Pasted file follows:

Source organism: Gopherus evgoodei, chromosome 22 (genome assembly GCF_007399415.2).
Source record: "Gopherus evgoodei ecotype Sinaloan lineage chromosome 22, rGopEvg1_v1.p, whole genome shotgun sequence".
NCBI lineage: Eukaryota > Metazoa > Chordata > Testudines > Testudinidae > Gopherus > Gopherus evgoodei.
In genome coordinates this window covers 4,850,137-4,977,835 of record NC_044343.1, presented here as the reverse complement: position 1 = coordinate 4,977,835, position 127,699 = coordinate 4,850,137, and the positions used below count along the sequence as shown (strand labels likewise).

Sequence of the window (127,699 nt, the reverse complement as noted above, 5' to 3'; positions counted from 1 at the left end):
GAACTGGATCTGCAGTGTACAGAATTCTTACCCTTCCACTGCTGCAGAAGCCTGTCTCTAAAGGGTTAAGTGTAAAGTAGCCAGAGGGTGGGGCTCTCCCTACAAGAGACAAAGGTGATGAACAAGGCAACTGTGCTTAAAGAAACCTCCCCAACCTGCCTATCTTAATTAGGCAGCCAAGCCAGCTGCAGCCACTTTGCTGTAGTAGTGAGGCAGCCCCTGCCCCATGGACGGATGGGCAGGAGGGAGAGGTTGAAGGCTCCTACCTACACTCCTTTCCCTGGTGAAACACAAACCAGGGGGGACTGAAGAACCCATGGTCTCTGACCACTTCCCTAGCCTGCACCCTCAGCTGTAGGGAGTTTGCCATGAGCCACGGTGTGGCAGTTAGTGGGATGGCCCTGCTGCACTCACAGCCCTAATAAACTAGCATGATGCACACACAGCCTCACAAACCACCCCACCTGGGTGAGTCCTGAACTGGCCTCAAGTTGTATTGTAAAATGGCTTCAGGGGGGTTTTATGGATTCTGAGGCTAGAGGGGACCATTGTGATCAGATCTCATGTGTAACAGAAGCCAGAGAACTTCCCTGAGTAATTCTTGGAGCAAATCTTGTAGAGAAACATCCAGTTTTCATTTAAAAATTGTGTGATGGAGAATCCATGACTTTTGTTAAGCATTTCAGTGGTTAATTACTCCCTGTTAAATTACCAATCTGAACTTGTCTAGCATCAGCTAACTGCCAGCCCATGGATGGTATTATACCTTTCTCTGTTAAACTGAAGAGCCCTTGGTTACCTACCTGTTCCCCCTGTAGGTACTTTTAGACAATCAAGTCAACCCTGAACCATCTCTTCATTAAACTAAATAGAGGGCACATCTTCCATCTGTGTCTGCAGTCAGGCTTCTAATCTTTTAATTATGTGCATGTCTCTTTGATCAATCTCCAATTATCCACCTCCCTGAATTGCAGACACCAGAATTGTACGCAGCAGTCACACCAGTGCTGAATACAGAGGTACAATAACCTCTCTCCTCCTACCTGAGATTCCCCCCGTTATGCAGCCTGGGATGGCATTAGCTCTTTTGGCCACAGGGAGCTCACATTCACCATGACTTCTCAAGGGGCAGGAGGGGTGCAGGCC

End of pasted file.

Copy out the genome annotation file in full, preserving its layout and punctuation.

Source organism: Gopherus evgoodei, chromosome 22 (genome assembly GCF_007399415.2).
Source record: "Gopherus evgoodei ecotype Sinaloan lineage chromosome 22, rGopEvg1_v1.p, whole genome shotgun sequence".
NCBI lineage: Eukaryota > Metazoa > Chordata > Testudines > Testudinidae > Gopherus > Gopherus evgoodei.
In genome coordinates this window covers 4,850,137-4,977,835 of record NC_044343.1, presented here as the reverse complement: position 1 = coordinate 4,977,835, position 127,699 = coordinate 4,850,137, and the positions used below count along the sequence as shown (strand labels likewise).

Sequence of the window (127,699 nt, the reverse complement as noted above, 5' to 3'; positions counted from 1 at the left end):
GAACTGGATCTGCAGTGTACAGAATTCTTACCCTTCCACTGCTGCAGAAGCCTGTCTCTAAAGGGTTAAGTGTAAAGTAGCCAGAGGGTGGGGCTCTCCCTACAAGAGACAAAGGTGATGAACAAGGCAACTGTGCTTAAAGAAACCTCCCCAACCTGCCTATCTTAATTAGGCAGCCAAGCCAGCTGCAGCCACTTTGCTGTAGTAGTGAGGCAGCCCCTGCCCCATGGACGGATGGGCAGGAGGGAGAGGTTGAAGGCTCCTACCTACACTCCTTTCCCTGGTGAAACACAAACCAGGGGGGACTGAAGAACCCATGGTCTCTGACCACTTCCCTAGCCTGCACCCTCAGCTGTAGGGAGTTTGCCATGAGCCACGGTGTGGCAGTTAGTGGGATGGCCCTGCTGCACTCACAGCCCTAATAAACTAGCATGATGCACACACAGCCTCACAAACCACCCCACCTGGGTGAGTCCTGAACTGGCCTCAAGTTGTATTGTAAAATGGCTTCAGGGGGGTTTTATGGATTCTGAGGCTAGAGGGGACCATTGTGATCAGATCTCATGTGTAACAGAAGCCAGAGAACTTCCCTGAGTAATTCTTGGAGCAAATCTTGTAGAGAAACATCCAGTTTTCATTTAAAAATTGTGTGATGGAGAATCCATGACTTTTGTTAAGCATTTCAGTGGTTAATTACTCCCTGTTAAATTACCAATCTGAACTTGTCTAGCATCAGCTAACTGCCAGCCCATGGATGGTATTATACCTTTCTCTGTTAAACTGAAGAGCCCTTGGTTACCTACCTGTTCCCCCTGTAGGTACTTTTAGACAATCAAGTCAACCCTGAACCATCTCTTCATTAAACTAAATAGAGGGCACATCTTCCATCTGTGTCTGCAGTCAGGCTTCTAATCTTTTAATTATGTGCATGTCTCTTTGATCAATCTCCAATTATCCACCTCCCTGAATTGCAGACACCAGAATTGTACGCAGCAGTCACACCAGTGCTGAATACAGAGGTACAATAACCTCTCTCCTCCTACCTGAGATTCCCCCCGTTATGCAGCCTGGGATGGCATTAGCTCTTTTGGCCACAGGGAGCTCACATTCACCATGACTTCTCAAGGGGCAGGAGGGGTGCAGGCC